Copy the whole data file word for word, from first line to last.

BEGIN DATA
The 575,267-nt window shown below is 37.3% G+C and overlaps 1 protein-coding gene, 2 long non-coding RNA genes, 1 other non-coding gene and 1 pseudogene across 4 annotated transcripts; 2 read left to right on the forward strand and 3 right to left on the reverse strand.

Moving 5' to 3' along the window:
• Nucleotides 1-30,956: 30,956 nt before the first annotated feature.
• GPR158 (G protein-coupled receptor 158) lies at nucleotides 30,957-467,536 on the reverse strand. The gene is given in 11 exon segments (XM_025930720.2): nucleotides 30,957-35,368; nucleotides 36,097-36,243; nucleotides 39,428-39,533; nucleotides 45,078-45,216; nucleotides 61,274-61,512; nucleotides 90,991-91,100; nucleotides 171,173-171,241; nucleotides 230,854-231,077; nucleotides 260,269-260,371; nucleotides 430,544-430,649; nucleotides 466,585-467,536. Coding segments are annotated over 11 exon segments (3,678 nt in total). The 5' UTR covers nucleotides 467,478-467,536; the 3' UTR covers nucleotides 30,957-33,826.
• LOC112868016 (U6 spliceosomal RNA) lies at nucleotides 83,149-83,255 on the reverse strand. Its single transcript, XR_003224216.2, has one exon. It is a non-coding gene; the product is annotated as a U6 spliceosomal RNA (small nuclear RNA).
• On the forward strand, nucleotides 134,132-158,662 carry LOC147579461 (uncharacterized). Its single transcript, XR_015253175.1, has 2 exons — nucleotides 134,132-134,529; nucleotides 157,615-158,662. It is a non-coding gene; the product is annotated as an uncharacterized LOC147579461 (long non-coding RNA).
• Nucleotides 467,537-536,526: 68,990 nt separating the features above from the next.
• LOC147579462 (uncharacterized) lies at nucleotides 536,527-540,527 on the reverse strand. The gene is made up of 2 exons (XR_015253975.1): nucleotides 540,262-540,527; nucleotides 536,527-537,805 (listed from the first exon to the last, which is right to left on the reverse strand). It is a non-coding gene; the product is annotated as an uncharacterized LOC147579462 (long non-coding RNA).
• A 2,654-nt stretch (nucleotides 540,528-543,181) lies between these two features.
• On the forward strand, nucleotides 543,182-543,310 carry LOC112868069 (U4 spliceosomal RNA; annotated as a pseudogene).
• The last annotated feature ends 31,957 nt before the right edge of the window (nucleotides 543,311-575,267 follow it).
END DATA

The 575,267-nt window shown below is 37.3% G+C and overlaps 1 protein-coding gene, 2 long non-coding RNA genes, 1 other non-coding gene and 1 pseudogene across 4 annotated transcripts; 2 read left to right on the forward strand and 3 right to left on the reverse strand.

Moving 5' to 3' along the window:
• Nucleotides 1-30,956: 30,956 nt before the first annotated feature.
• GPR158 (G protein-coupled receptor 158) lies at nucleotides 30,957-467,536 on the reverse strand. The gene is given in 11 exon segments (XM_025930720.2): nucleotides 30,957-35,368; nucleotides 36,097-36,243; nucleotides 39,428-39,533; nucleotides 45,078-45,216; nucleotides 61,274-61,512; nucleotides 90,991-91,100; nucleotides 171,173-171,241; nucleotides 230,854-231,077; nucleotides 260,269-260,371; nucleotides 430,544-430,649; nucleotides 466,585-467,536. Coding segments are annotated over 11 exon segments (3,678 nt in total). The 5' UTR covers nucleotides 467,478-467,536; the 3' UTR covers nucleotides 30,957-33,826.
• LOC112868016 (U6 spliceosomal RNA) lies at nucleotides 83,149-83,255 on the reverse strand. Its single transcript, XR_003224216.2, has one exon. It is a non-coding gene; the product is annotated as a U6 spliceosomal RNA (small nuclear RNA).
• On the forward strand, nucleotides 134,132-158,662 carry LOC147579461 (uncharacterized). Its single transcript, XR_015253175.1, has 2 exons — nucleotides 134,132-134,529; nucleotides 157,615-158,662. It is a non-coding gene; the product is annotated as an uncharacterized LOC147579461 (long non-coding RNA).
• Nucleotides 467,537-536,526: 68,990 nt separating the features above from the next.
• LOC147579462 (uncharacterized) lies at nucleotides 536,527-540,527 on the reverse strand. The gene is made up of 2 exons (XR_015253975.1): nucleotides 540,262-540,527; nucleotides 536,527-537,805 (listed from the first exon to the last, which is right to left on the reverse strand). It is a non-coding gene; the product is annotated as an uncharacterized LOC147579462 (long non-coding RNA).
• A 2,654-nt stretch (nucleotides 540,528-543,181) lies between these two features.
• On the forward strand, nucleotides 543,182-543,310 carry LOC112868069 (U4 spliceosomal RNA; annotated as a pseudogene).
• The last annotated feature ends 31,957 nt before the right edge of the window (nucleotides 543,311-575,267 follow it).